British teenagers may soon be debating creationism and intelligent design in religion classes that give equal time to the Darwinists and atheists who reject these views of the world's origins.
Newly published school guidelines reflect the growing influence of a bitter battle over evolution being waged on the other side of the Atlantic, by conservative American Christians who want to put God back into the secular state school system.
The guidelines, issued by the Qualifications and Curriculum Authority, place the issue firmly in religious education class, rather than the science classes where American intelligent-design proponents want it to be handled.
By placing creationist views with those of their critics in religion classes, the curriculum authority could head off the divisive debates that have pitted religion against science in the United States.
"This is a clever way of defusing the issue," Clifford Longley, a religious affairs commentator, told Reuters.
This sort of article makes me want to rip my clothing, dress is sackcloth, pour ashes on my head aweepeap for society. While I welcome the idea that Britain is apparently recognizing that intelligent design is a growing force that needs to be addressed in schools, it is doing so exactly the wrong way. By putting the discussion in religion classes, it is saying that ID isn't a science. But that's what the debate's about, isn't it?
The article assumes that ID is merely religion with a white lab coat when it says, "Newly published school guidelines reflect the growing influence of a bitter battle over evolution being waged on the other side of the Atlantic, by conservative American Christians who want to put God back into the secular state school system." No, no, no! As one who thinks that ID is a scientific endeavor, I reject that characterization of ID or my personal goals. In all honesty, I don't want to see creationism taught in the public schools, but that's because there is a huge divide between creationism and ID. For those new to the debate, let me clarify the divide. Creationism starts with a religions text (the Bible) and searches for evidence to support that text. ID starts with the evidence and reasons that some things in nature are too complex to arise by purely naturalistic means and so, by process of elimination, says that they must be designed. It examines the world to try to determine what the characteristics are of things that arise naturally and things that are designed -- a process already implicitly employed in such areas as anthropology and archaeology. By analogizing between how we can identify the difference between man-made items and items created through known natural processes, ID tries to determine whether any of the items that we see in nature carry with them evidence of design.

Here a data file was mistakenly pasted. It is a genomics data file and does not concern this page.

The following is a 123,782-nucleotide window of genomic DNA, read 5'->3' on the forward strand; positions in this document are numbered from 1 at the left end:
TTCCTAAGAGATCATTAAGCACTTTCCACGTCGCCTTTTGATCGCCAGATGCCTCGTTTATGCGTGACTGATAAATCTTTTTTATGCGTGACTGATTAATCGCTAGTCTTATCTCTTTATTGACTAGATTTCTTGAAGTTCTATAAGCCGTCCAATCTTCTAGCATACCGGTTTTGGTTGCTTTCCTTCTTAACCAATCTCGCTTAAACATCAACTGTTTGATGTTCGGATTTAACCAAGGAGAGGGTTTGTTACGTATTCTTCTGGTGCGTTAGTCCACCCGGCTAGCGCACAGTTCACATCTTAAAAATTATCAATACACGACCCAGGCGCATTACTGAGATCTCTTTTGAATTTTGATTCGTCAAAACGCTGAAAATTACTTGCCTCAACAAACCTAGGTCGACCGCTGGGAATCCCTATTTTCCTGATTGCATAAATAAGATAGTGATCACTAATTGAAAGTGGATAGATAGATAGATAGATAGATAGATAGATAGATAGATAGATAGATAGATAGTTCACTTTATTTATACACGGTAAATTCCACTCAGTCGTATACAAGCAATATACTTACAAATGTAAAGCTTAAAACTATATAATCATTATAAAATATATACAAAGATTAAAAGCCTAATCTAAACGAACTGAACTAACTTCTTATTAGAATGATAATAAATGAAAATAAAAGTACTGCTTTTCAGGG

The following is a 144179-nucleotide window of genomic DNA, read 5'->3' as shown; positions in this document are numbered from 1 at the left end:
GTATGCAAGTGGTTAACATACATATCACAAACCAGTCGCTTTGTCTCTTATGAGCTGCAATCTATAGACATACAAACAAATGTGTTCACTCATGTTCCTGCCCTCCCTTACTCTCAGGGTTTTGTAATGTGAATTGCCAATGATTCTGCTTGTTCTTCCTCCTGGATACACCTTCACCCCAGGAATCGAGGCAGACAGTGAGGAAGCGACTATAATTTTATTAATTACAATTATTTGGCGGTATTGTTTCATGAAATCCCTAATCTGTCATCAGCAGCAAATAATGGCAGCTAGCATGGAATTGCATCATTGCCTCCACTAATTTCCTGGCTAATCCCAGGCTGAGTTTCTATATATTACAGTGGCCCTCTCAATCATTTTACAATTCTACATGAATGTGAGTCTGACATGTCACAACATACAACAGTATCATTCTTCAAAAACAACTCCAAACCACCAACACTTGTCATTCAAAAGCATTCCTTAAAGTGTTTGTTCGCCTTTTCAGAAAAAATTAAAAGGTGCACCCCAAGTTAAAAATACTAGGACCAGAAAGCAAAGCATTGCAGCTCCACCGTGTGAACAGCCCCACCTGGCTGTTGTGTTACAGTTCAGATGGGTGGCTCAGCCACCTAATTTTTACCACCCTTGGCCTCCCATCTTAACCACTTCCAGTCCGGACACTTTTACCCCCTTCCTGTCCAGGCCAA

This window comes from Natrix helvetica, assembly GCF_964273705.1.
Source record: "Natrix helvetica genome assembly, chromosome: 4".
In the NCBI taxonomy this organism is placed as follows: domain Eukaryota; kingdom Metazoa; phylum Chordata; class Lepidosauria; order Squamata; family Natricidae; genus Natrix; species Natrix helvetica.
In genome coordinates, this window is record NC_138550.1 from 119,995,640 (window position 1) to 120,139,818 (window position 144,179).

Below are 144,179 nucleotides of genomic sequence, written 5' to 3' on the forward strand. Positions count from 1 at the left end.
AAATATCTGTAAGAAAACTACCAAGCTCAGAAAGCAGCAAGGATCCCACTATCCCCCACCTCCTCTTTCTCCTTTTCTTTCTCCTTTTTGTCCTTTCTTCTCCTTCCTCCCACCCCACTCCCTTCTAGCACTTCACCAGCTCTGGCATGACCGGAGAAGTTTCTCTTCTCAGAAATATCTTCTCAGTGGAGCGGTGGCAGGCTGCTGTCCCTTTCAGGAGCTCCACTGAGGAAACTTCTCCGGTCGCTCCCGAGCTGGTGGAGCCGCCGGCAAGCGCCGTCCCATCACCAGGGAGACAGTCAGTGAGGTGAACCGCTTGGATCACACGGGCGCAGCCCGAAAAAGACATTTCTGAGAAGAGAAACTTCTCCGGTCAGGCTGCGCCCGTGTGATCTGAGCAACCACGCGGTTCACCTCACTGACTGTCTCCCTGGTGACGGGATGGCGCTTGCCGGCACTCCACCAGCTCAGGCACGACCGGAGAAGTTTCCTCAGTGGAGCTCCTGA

ID does not make a claim about God in any way. It is not a religious belief. It does not say who or what may have been the designer behind the design that can be gleaned from a close study of nature. All it says when evidence for design is seen in an item or organism is "this bears evidence of design" and no more. The fact that people may deduce from this observation that the designer may be God or a god or gods is not part of ID but part of speculation that is outside of the discipline.
By putting ID into a religious class, the people in authority in Britain have chosen sides in this debate. They are saying that ID is creationism, but I continue to maintain that that is a highly inaccurate view of what ID is all about. Thus, this is not a "clever way of defusing the issue" unless you consider giving in to the Darwinist position a way of defusing the issue. Surrender is never the middle ground.